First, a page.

In 2008, British Columbia committed to taking leadership on climate change, including world-leading policy initiatives such as the Revenue Neutral Carbon Tax. After several years, the results look promising. B.C.’s population and GDP are up while greenhouse gas emissions are down. British Columbians are using less fossil fuel and we are seeing more signs of a growing green economy.
A founding principle of B.C.’s approach was that if we were to expect families and businesses to change, then government would have to lead by example. As a result, in 2010 the province became the first carbon neutral government in North America and we have now completed that accomplishment three years in a row.
It was a bigger project than many of us first thought. Every school, university, college, hospital, Crown corporation, and government office developed a carbon footprint. This was an unprecedented initiative requiring the development of entirely new systems and tools.
It was also an unprecedented public engagement process as we reached out to the 300,000 public sector employees and the approximately two million British Columbians that visit public sector buildings each year. And it sparked an unprecedented level of awareness of the significance of the choices public sector employees make:
• We have been able to reduce travel in core government by 60 percent since 2008, resulting in significant cost savings;
• We now know we spend over $400 million each year on energy, presenting huge cost savings opportunities for the public sector going forward; and,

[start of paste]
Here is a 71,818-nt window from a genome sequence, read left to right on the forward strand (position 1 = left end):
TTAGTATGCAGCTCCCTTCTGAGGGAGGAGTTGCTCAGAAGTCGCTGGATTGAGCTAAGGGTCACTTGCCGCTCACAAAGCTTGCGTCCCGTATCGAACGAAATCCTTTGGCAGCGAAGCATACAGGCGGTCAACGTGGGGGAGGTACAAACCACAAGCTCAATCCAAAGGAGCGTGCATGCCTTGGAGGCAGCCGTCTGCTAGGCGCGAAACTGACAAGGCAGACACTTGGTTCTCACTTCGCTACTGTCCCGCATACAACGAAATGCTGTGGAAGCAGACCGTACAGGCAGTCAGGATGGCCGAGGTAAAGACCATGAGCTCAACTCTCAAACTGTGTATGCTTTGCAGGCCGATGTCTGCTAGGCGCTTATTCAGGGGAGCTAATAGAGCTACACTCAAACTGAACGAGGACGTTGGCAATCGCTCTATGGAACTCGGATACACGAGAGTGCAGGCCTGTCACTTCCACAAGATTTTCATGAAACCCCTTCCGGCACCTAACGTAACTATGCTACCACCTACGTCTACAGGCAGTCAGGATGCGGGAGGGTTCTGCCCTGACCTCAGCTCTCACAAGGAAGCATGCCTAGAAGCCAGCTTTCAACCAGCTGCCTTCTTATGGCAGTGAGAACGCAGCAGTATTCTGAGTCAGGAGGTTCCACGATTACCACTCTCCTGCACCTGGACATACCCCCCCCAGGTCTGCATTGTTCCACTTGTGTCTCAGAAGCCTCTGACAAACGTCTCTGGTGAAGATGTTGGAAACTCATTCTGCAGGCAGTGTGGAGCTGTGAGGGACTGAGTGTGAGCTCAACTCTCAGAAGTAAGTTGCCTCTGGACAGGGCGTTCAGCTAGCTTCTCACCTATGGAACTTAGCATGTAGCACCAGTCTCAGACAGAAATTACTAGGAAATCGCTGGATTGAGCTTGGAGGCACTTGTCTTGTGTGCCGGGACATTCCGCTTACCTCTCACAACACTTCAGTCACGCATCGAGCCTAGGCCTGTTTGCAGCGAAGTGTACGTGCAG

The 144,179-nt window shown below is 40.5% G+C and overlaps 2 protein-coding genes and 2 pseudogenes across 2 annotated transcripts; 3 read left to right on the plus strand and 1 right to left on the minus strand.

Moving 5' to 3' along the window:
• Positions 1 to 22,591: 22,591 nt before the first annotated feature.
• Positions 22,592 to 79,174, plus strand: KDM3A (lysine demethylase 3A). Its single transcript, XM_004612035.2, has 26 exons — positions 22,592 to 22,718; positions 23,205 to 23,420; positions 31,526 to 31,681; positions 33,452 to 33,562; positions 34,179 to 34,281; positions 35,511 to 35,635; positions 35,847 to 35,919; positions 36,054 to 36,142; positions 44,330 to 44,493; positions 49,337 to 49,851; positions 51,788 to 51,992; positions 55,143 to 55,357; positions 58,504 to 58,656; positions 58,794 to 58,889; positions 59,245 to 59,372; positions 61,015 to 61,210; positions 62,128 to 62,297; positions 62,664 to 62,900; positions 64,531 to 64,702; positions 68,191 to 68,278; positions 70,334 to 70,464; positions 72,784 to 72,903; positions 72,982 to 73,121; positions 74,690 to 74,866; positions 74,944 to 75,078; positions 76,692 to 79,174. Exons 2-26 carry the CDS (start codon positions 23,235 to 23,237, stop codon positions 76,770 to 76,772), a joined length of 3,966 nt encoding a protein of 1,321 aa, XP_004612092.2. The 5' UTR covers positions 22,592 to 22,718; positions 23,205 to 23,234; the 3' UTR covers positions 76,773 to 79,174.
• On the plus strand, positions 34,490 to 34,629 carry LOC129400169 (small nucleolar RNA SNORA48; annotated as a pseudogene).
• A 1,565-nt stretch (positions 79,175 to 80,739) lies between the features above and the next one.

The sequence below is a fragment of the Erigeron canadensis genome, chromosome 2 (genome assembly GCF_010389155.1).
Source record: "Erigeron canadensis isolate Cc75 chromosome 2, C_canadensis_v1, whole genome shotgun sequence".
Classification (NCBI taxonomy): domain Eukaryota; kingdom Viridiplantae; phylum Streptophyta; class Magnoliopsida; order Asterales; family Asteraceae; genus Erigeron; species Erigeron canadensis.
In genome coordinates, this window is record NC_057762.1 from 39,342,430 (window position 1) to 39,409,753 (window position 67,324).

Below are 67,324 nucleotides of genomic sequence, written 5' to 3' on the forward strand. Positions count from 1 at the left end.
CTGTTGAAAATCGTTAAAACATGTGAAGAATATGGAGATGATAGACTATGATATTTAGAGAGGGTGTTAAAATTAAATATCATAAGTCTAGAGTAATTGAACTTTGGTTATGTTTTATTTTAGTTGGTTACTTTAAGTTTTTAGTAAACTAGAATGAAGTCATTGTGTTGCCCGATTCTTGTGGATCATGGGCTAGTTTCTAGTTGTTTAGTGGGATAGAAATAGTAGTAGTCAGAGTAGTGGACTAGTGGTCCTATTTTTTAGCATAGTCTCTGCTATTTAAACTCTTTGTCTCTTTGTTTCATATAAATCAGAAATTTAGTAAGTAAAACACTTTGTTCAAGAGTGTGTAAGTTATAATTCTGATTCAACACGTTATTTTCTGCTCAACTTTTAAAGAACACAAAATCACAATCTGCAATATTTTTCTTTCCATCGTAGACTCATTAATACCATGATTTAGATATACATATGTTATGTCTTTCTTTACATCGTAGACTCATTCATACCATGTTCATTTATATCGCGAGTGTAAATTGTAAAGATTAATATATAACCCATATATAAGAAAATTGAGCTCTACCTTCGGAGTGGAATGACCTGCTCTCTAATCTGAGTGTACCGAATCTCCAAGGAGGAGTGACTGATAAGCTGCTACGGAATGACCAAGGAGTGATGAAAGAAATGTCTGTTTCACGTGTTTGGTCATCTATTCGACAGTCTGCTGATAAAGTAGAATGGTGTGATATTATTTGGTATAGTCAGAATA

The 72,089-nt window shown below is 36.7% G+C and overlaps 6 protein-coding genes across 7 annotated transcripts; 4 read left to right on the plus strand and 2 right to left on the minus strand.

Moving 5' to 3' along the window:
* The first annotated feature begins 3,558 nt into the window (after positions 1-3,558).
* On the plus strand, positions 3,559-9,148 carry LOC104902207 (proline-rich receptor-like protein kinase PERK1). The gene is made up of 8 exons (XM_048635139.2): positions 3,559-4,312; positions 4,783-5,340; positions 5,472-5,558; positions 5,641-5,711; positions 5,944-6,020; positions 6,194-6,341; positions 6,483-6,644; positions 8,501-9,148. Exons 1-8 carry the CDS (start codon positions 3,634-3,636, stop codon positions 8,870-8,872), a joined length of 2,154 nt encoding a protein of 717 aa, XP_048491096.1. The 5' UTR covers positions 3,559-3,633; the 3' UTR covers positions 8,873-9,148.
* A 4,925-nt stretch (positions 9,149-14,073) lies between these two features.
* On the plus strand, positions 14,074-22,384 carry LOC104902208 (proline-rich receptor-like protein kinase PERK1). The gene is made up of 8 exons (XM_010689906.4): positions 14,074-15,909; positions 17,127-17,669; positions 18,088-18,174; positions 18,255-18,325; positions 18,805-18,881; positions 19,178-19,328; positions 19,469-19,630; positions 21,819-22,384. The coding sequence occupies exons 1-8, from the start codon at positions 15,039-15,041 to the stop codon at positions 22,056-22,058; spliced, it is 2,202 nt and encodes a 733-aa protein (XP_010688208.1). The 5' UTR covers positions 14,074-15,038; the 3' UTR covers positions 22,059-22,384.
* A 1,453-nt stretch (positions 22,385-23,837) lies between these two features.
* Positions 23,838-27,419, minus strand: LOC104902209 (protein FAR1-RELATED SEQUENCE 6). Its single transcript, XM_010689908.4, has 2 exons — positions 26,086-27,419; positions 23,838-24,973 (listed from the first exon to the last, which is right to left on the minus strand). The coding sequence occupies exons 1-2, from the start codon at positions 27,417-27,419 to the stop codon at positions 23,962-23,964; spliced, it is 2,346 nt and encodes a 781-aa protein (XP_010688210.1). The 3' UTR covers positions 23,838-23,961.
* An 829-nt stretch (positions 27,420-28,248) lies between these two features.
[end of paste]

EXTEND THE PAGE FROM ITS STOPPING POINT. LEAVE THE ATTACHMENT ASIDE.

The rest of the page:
• New projects, such as biomass energy at University of Northern BC or geo-exchange systems in Delta School district, are demonstrating innovative clean technologies to B.C. communities as well as to export markets.
Becoming carbon neutral requires us to measure and reduce our emissions. It also means that for those emissions we can’t yet reduce, we purchase “offsets” that reduce emissions elsewhere in the province. In 2007, we challenged British Columbians to come up with innovative ways to reduce emissions and now use offsets as an investment tool to help finance these ideas in overcoming barriers. We now have 32 projects across all regions of the province and all sectors of the economy that have leveraged $320 million in private sector capital and reduced over two million tonnes of emissions.
The biggest strength of B.C.’s carbon neutral government initiative is that we are not in this alone. Over 95 percent of our 190 local governments have signed the Climate Action Charter committing to their own leadership on climate action, including becoming carbon neutral for their own corporate operations: 139 local governments have now completed a carbon footprint; 28 have become carbon neutral; and another 22 have undertaken projects to get part way there.
As a result, local governments are finding similar opportunities to reduce energy costs, engage staff and citizens, and demonstrate new, clean technologies. Most British Columbians already know about green initiatives in the Metro Vancouver area. We are now recognizing new leaders in communities across B.C. including North Cowichan, Campbell River, Colwood, Duncan and Telkwa.
The ripple effect is that as provincial and local governments change their own operations, they become part of local efforts to develop clean, healthy communities. Hospitals and universities that switch to biomass district energy systems become anchors to broader community efforts to use clean energy and have cleaner air. Local governments deploying new organic waste programs offset their corporate emissions while engaging citizens in sustainable practices.
While taking a strong leadership position is often controversial, and policy choices are often debated, generally everybody likes the outcomes: lower energy costs, clean technologies, and healthier communities. So much the better if we can solve the climate change challenge in the process.